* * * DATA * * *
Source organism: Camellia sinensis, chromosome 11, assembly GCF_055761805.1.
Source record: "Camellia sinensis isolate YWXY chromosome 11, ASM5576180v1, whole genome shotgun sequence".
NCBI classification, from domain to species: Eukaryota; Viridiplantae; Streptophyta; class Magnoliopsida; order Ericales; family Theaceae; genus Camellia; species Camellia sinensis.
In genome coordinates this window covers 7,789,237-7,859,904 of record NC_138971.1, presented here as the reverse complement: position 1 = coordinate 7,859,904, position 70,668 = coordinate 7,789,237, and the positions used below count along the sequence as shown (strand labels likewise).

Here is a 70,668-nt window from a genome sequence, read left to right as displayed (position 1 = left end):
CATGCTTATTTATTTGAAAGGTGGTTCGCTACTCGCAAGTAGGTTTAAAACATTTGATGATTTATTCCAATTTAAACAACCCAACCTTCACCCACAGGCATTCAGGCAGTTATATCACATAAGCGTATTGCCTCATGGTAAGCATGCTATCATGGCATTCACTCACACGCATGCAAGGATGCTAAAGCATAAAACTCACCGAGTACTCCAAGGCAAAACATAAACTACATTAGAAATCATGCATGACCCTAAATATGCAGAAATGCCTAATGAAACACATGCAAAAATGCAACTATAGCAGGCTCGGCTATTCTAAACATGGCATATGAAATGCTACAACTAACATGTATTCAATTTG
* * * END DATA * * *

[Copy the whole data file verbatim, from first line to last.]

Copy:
Source organism: Camellia sinensis, chromosome 11, assembly GCF_055761805.1.
Source record: "Camellia sinensis isolate YWXY chromosome 11, ASM5576180v1, whole genome shotgun sequence".
NCBI classification, from domain to species: Eukaryota; Viridiplantae; Streptophyta; class Magnoliopsida; order Ericales; family Theaceae; genus Camellia; species Camellia sinensis.
In genome coordinates this window covers 7,789,237-7,859,904 of record NC_138971.1, presented here as the reverse complement: position 1 = coordinate 7,859,904, position 70,668 = coordinate 7,789,237, and the positions used below count along the sequence as shown (strand labels likewise).

Here is a 70,668-nt window from a genome sequence, read left to right as displayed (position 1 = left end):
CATGCTTATTTATTTGAAAGGTGGTTCGCTACTCGCAAGTAGGTTTAAAACATTTGATGATTTATTCCAATTTAAACAACCCAACCTTCACCCACAGGCATTCAGGCAGTTATATCACATAAGCGTATTGCCTCATGGTAAGCATGCTATCATGGCATTCACTCACACGCATGCAAGGATGCTAAAGCATAAAACTCACCGAGTACTCCAAGGCAAAACATAAACTACATTAGAAATCATGCATGACCCTAAATATGCAGAAATGCCTAATGAAACACATGCAAAAATGCAACTATAGCAGGCTCGGCTATTCTAAACATGGCATATGAAATGCTACAACTAACATGTATTCAATTTG